Can Rick Weiland Win in South Dakota?

Can Rick Weiland Win in South Dakota?

The Democratic Senate candidate's prairie populism has made him competitive in this red state.


Rick Weiland is finishing off the unlikeliest—and potentially most transformative—Senate race of 2014 with the same prairie-populist message he has taken to all 311 towns in South Dakota. “Look, we’re more alike than different,” says the Democrat, whose campaign stops still feature the candidate singing “Hey, hey, no one’s bought me” to the accompaniment of his acoustic guitar. “We all have families, kids whose pictures we carry in our wallets, folks getting on, and many with small businesses. Where we’re different is that some of us believe the corporations and billionaires, who already have more, deserve more—tax breaks that will hurt programs the rest of us depend on, like Medicare and Social Security. The rest of us believe it’s time we got a break instead. I’m on the side of the rest of us. Maybe there will be enough of us to make it happen.”

There actually might be enough “rest of us” voters in South Dakota to elect Weiland. If there are, he might save a seat the Democrats had written off as a lost cause—and in so doing, he just might keep them in control of the Senate. That’s a lot of “mights,” even for this volatile campaign season. But at the close of an election year that started out as a tough one for Democrats and never got any easier, mid-October surveys showing the South Dakota contest as competitive raised hopes where party leaders least expected it.

When two-term Republican Governor Mike Rounds jumped into the race to replace retiring Democratic Senator Tim Johnson, Democratic strategists quickly gave up on South Dakota and planned to retain their majority elsewhere. As other states with retiring Democratic senators trended Republican, however, and as Democratic incumbents found themselves in increasingly rough races, the search for contests that would help the party retain its majority got desperate. Strategists started talking up races in states like Kansas (where independent Greg Orman, who promises to caucus with the party that wins a majority, is running even with Republican Pat Roberts) and Georgia (where Democrat Michelle Nunn looks to be headed for a runoff fight for a GOP seat). The math that might add up to fifty-one was frustrating; but then came the polls that showed Weiland in striking distance of Rounds in South Dakota.

A multi-candidate race that includes eccentric former GOP Senator Larry Pressler and a Tea Partier running to the right of Rounds lowered the bar. But then came revelations that Rounds had hired a political crony to run a program providing green cards to noncitizens who steered $500,000 into American business ventures. Suspicions about the governor exploded, and Weiland’s populist oratory about how “big money’s rigged the system, and our economy doesn’t work for all of us anymore” started to sound like precisely the right message for an insurgent candidacy.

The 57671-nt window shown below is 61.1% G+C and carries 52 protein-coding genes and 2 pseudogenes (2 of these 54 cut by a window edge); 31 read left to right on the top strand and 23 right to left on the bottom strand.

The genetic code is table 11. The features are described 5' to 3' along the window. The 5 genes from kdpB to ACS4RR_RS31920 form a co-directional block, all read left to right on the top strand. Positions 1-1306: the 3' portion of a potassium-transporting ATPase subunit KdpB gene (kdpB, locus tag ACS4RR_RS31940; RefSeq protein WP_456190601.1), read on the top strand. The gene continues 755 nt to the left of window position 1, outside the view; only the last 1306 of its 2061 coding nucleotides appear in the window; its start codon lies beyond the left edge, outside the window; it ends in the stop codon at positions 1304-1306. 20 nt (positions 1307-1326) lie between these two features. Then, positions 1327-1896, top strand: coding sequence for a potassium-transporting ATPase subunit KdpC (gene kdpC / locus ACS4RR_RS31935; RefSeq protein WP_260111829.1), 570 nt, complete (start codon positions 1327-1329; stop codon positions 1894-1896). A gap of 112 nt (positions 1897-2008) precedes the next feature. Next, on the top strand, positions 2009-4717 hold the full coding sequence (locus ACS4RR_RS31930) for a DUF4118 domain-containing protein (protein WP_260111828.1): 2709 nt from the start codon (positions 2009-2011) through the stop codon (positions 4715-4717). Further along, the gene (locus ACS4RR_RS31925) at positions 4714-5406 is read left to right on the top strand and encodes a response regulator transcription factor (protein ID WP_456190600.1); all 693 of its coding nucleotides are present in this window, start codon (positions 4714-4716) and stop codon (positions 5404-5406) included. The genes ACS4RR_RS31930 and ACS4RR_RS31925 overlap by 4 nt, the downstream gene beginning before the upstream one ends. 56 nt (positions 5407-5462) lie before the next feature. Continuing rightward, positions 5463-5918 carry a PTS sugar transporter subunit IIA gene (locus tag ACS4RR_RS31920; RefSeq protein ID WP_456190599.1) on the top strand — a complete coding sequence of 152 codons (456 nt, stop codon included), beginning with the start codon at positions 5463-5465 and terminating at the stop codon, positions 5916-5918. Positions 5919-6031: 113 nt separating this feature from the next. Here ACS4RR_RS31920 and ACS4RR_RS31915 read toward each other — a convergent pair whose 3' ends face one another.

That Weiland was in position to make the appeal owes nothing to DC Democrats. Long after he picked up the party’s banner and started carrying it across South Dakota in his blue minivan, the Washington insider journal The Hill noted that “Rick Weiland will be the Democratic Senate nominee in South Dakota, but party leaders are less than thrilled about it.”

That’s because the feisty candidate has refused to run a cautious campaign. Instead of dancing around questions on the Keystone XL pipeline, the former congressional aide and regional FEMA director flatly declared his opposition to it. Weiland dared to disagree with the National Rifle Association, endorsing background checks. And he dared to disagree with President Obama on arming rebels in Syria.

Weiland wasn’t the only Senate candidate sounding populist themes on the 2014 trail. A number of Democratic contenders ripped their Republican foes for embracing Paul Ryan’s schemes to maintain tax breaks for the rich while attacking Social Security. Iowa’s Bruce Braley accused Republican Joni Ernst of wanting to “gamble retirees’ savings on Wall Street” and proclaimed, “That’s not a retirement plan for Iowans, that’s a retirement plan for Wall Street executives.” Maine’s Shenna Belows decried “Republicans in Washington [who] brought our economy to the brink of collapse, and the recovery [that] has favored the largest corporations at the expense of our local communities.” Georgia Democrat Nunn tore into her wealthy Republican opponent for saying he had spent “most of my career” outsourcing US jobs. But Weiland hit all those marks and more, relishing every chance to sound the old-school populist themes that once worked for a South Dakota Democrat named George McGovern.

Weiland’s resolute focus on attacking the money power won him some kind words from Senator Elizabeth Warren, along with a late-in-the-campaign boost from Lawrence Lessig’s movement. But what it really did was renew the old Democratic coalition of union members, school teachers, working farmers and Native Americans. Weiland’s “Take It Back!” signs are seen along country roads and on the sides of barns. The nine South Dakota Indian tribes that have endorsed Weiland are organizing for a big turnout. It’s still an uphill race, especially in a year like this one, and especially in a red state like South Dakota. But if it turns out that there are enough of the “rest of us” to make that happen, Rick Weiland’s campaign might yet send the strongest political signal of 2014.

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